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Lessons learned during our Covid-19 closure at the Renaissance International School of Saigon, Vietnam

| October 28, 2020 | 0 Comments

BY SUE MORRELL STEWART

The nightmare all started in early February 2020 when we returned from our Vietnamese lunar new year ‘Tet’ holidays1 and heard the distant rumblings of the coronavirus that was on the march.

We were then informed that Vietnam’s schools would be closed until further notice.

Fortunately, teachers were initially allowed to teach online from school, so it was much easier to exchange new digital tips and learn best practices before launching into your online classroom alone. Microsoft Teams became the school backbone, with additional apps such as Zoom and Flip-grip in valuable support.

Class time quickly became Facetime, classroom banter was replaced by chat streams and life soon shrank into a digital screen. Interestingly, both teachers and students found that online learning was not all bad and was often better suited to the more introverted students. It just went on too long!

It was mid-March 2020 when we first experienced real coronavirus-induced panic. It ignited the school one Thursday with the discovery that one of our teachers – ironically participating in a school coronavirus hand-washing dance challenge – had been in contact with someone who had socialised with someone who ‘tested positive’. Suddenly we realised how silently this pandemic could spread and how vulnerable we all were.

We were instructed to return home immediately, and it was during the next mind-numbing six weeks that we began to discover the real loneliness of quarantine and social distancing.

Learning new soft skills

Human contact was what everyone missed, and as a school counsellor it was a challenge to help both staff and students communicate their frustrations and find purpose in this limited life. Looking back, while we were battling with Zoom fatigue, webinar overkill and self-isolation, we were also learning valuable soft skills.

We desperately began to compensate with group video calls, online pizza parties and quiz nights, and to learn new interpersonal skills.

‘I’ve learned the importance of effective communication. You need to say what you mean, as miscommunication is so easy online,’ explained a Year 13 student.

‘I felt lonely. Classmates always made the mood loud and active in class, but they were at first quiet when they were in a group call,’ said a Year 7 student.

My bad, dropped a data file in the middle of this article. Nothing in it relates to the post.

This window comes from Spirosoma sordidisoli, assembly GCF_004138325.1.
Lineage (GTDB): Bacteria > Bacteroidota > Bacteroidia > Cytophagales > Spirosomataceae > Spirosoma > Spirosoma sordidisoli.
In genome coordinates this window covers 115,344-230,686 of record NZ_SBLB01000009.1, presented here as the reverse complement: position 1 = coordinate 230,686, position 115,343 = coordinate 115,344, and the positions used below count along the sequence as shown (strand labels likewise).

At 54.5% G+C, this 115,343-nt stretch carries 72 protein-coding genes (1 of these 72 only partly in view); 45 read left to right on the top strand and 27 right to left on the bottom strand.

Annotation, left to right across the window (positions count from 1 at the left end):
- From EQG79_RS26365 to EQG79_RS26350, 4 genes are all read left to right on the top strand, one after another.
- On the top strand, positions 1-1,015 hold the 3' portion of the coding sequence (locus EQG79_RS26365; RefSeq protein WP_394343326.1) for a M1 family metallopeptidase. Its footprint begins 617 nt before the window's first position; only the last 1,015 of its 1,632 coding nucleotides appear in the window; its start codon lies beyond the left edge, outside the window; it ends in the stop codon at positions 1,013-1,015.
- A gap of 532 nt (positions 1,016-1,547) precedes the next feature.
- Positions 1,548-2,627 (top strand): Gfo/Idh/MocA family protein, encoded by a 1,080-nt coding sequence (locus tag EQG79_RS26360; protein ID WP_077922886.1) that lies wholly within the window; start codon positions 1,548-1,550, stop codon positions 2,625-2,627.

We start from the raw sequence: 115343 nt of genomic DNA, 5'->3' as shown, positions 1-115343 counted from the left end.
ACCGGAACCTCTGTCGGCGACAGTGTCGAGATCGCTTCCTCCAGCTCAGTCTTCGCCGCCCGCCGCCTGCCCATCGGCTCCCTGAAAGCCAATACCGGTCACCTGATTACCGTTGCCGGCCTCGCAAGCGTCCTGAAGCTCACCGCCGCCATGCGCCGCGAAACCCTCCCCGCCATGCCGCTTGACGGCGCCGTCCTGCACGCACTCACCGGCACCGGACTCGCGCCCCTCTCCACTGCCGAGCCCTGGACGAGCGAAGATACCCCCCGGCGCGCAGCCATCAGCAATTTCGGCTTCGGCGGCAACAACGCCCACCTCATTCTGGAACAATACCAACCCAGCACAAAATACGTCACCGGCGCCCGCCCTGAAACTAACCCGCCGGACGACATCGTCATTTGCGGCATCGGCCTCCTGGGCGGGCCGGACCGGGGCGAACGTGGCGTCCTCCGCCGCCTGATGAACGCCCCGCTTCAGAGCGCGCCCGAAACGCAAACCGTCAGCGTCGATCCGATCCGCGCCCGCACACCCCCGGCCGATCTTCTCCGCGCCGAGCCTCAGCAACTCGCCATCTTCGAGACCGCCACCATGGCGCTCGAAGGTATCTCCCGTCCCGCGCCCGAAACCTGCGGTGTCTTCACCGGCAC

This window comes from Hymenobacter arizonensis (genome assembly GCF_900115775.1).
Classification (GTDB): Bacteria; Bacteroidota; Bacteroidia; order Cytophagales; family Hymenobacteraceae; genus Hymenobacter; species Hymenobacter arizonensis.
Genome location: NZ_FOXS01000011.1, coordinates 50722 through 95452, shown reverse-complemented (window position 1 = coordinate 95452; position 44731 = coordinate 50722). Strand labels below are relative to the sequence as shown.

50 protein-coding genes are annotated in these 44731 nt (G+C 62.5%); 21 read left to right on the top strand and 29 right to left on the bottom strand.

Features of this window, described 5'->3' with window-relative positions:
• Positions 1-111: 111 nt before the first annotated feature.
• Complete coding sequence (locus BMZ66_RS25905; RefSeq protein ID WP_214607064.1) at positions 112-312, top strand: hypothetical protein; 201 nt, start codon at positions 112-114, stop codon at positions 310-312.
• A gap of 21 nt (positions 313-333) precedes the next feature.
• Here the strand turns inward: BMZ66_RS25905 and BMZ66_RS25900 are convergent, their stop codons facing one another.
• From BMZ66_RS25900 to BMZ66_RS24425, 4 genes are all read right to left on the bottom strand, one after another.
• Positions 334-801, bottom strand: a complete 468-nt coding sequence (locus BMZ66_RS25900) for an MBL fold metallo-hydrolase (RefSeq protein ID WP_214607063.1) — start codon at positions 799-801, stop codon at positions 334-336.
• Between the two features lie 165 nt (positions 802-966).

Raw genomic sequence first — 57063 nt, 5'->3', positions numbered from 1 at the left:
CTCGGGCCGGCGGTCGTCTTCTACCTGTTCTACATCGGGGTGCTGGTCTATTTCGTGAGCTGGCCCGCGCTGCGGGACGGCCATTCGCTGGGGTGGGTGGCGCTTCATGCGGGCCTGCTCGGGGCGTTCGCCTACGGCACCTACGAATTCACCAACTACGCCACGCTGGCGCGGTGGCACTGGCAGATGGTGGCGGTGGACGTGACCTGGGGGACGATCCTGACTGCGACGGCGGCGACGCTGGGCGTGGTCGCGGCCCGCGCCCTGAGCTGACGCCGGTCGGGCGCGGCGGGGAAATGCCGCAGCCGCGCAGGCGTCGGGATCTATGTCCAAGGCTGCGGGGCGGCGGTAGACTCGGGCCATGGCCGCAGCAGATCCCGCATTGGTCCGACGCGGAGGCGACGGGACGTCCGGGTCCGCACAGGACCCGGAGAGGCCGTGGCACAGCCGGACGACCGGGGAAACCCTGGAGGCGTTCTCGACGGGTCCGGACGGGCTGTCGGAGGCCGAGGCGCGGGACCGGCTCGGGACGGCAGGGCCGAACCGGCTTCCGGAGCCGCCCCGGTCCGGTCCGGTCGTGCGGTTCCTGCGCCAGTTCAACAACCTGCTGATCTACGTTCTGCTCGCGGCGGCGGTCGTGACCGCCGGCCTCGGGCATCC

Teachers said students were often reluctant to turn on their video cameras, which made communication more of a challenge, especially to read participation level or understanding. Some students felt so isolated they didn’t engage at all, and it was a huge challenge to find ways of weaning them in through individual video calls or parental assistance.

Along with improving digital proficiency, we also learned resilience and self-discipline. It was difficult to get dressed in the morning when you knew you weren’t going anywhere, but if you went through your routine of meals, lessons and exercise, there was the reward of perhaps a Netflix movie afterwards.

‘I learned that at the end of the day, you can only rely on yourself to push through tough times, especially when others around you are also struggling,’ admitted a Year 13 student. ‘I learnt how to entertain myself,’ said one student, while another said proudly, ‘It taught me how to be patient with my parents!’

Dealing with disappointments

Of course, another major challenge was that examinations were cancelled for final-year students, who were relying on their International Baccalaureate (IB) results for university applications and other ventures.

‘I will remember the day the IB exams were cancelled for the rest of my life. I wasn’t exactly sure how to react after two years of hard work – suddenly there was nothing to work for,’ admitted a Year 13 student.

Another disappointment came with news that social distancing regulations would prevent a graduation ceremony or dinner – but then that changed, and we were given permission to have a ceremony with limited numbers and social distancing.

A remarkable achievement

With just over 300 cases and no deaths, in a population of nearly 98 million people, Vietnam has done remarkably well, because the government was quick to act with public health campaigns and restrictions. Students have now returned to school and restrictions are slowly lifting, but those memories and lessons will stay for a while.

Reference:

See: http://www.lafairy-sails.com/en/blog/all-about-traditions-of-tetthevietnamese-lunar-new-year.htm

Category: Spring 2020

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